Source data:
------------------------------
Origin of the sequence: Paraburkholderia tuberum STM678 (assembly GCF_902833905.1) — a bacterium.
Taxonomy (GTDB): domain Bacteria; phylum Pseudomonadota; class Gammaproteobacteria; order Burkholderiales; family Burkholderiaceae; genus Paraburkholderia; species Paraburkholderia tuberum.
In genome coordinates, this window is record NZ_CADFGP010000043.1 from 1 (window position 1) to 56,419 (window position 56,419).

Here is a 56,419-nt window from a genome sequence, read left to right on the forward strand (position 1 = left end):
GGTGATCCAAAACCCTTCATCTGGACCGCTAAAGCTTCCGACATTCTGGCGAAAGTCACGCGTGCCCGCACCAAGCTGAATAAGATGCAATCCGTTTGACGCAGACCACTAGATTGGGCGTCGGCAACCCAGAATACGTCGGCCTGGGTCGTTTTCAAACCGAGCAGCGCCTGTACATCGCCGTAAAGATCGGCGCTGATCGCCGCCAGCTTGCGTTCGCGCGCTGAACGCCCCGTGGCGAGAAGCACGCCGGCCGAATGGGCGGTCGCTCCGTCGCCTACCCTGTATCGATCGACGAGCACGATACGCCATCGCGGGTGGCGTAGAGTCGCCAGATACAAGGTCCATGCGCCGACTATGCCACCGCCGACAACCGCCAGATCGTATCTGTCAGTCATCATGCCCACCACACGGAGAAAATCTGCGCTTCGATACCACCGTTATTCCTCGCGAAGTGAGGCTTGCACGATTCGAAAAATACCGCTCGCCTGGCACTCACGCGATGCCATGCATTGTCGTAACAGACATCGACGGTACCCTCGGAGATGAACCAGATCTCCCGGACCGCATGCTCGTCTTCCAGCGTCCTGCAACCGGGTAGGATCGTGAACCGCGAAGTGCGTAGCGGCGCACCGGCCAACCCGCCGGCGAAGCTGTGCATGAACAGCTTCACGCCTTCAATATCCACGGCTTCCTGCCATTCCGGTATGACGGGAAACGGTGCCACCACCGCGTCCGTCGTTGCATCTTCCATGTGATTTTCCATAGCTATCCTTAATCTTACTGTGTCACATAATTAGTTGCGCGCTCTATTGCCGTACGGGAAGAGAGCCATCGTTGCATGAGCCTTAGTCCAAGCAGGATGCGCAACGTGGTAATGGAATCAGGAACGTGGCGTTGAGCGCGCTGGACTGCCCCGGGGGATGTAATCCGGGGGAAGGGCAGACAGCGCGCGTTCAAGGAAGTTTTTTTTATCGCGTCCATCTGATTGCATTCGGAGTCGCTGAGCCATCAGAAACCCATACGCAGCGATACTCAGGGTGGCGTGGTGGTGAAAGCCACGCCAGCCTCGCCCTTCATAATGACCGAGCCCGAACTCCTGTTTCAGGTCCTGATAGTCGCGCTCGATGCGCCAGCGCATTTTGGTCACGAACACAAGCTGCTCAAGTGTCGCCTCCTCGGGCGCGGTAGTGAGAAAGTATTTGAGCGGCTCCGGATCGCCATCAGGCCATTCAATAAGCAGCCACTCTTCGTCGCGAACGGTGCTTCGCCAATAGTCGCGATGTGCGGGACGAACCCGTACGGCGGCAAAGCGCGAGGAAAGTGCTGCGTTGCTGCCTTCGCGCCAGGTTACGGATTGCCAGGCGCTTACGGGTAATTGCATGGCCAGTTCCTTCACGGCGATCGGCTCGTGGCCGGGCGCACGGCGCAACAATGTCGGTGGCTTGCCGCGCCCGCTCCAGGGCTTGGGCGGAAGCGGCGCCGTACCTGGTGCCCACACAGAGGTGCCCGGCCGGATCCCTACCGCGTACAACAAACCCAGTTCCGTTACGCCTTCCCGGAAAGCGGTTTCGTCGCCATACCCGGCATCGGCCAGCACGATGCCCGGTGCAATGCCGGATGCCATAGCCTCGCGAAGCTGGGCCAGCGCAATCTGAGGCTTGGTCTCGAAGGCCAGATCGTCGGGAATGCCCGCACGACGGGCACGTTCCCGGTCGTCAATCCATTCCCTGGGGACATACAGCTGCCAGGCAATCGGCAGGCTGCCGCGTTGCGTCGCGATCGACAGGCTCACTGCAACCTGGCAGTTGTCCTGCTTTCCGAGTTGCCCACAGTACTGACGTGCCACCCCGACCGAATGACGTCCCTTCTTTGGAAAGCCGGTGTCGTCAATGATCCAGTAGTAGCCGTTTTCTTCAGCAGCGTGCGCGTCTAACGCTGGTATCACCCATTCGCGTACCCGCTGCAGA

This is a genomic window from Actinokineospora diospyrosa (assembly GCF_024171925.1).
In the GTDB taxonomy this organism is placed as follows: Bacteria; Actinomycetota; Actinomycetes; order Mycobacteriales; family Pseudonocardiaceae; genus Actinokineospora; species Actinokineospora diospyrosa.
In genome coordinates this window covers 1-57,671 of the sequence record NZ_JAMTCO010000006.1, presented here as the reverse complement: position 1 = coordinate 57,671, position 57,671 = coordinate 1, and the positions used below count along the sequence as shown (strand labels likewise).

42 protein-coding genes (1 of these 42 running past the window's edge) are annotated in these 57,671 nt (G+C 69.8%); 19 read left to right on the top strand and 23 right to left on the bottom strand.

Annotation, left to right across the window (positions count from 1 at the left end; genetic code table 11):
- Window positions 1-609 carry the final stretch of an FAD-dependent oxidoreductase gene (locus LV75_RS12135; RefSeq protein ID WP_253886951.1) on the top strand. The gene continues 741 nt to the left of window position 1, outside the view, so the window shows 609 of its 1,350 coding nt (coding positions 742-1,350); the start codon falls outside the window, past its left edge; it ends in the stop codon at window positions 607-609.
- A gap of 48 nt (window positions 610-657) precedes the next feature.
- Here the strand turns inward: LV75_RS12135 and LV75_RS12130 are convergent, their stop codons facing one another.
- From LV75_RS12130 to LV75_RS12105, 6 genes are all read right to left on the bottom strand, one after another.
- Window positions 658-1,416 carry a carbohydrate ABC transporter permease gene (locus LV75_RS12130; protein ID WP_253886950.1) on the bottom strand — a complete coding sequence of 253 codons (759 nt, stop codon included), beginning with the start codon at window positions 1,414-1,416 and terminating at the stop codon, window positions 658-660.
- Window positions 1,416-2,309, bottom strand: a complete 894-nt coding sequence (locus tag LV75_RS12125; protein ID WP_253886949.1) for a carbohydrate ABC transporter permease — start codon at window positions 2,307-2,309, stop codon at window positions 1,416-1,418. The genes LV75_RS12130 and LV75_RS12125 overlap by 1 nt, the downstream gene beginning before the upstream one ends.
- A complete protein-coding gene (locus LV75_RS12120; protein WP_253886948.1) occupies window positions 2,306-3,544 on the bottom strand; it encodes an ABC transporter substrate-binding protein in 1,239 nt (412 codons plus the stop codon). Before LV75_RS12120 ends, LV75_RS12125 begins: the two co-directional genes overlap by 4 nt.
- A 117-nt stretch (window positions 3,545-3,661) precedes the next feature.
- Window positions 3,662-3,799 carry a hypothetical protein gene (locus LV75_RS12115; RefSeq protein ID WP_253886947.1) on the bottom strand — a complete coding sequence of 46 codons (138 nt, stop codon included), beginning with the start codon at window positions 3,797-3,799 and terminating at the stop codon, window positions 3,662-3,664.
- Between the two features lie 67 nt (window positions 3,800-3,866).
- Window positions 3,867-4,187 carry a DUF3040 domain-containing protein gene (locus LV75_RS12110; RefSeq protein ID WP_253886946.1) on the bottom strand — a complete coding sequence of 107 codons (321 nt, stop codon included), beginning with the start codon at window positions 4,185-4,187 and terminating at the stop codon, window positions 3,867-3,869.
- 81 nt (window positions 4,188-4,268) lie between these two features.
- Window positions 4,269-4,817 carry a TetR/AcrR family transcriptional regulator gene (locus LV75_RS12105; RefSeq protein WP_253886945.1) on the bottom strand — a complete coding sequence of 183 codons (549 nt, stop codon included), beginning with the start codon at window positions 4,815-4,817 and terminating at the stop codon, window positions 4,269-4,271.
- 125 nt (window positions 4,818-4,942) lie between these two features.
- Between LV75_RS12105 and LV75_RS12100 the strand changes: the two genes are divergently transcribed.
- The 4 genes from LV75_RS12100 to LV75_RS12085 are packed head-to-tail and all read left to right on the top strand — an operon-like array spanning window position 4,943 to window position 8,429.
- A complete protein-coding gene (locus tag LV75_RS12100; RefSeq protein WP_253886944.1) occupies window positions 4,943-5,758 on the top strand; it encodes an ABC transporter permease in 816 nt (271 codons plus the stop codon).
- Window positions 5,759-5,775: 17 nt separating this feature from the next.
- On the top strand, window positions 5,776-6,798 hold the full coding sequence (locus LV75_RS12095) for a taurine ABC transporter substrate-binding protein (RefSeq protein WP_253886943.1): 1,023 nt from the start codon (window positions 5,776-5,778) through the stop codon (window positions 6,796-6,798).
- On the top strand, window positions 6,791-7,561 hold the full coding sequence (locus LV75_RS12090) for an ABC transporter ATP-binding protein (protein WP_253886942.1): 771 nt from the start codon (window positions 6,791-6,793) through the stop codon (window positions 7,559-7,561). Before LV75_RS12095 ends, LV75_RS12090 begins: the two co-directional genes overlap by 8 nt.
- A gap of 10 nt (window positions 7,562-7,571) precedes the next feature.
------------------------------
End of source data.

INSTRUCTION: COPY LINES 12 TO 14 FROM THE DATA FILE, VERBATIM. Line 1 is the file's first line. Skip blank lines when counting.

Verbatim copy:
- A gap of 48 nt (window positions 610-657) precedes the next feature.
- Here the strand turns inward: LV75_RS12135 and LV75_RS12130 are convergent, their stop codons facing one another.
- From LV75_RS12130 to LV75_RS12105, 6 genes are all read right to left on the bottom strand, one after another.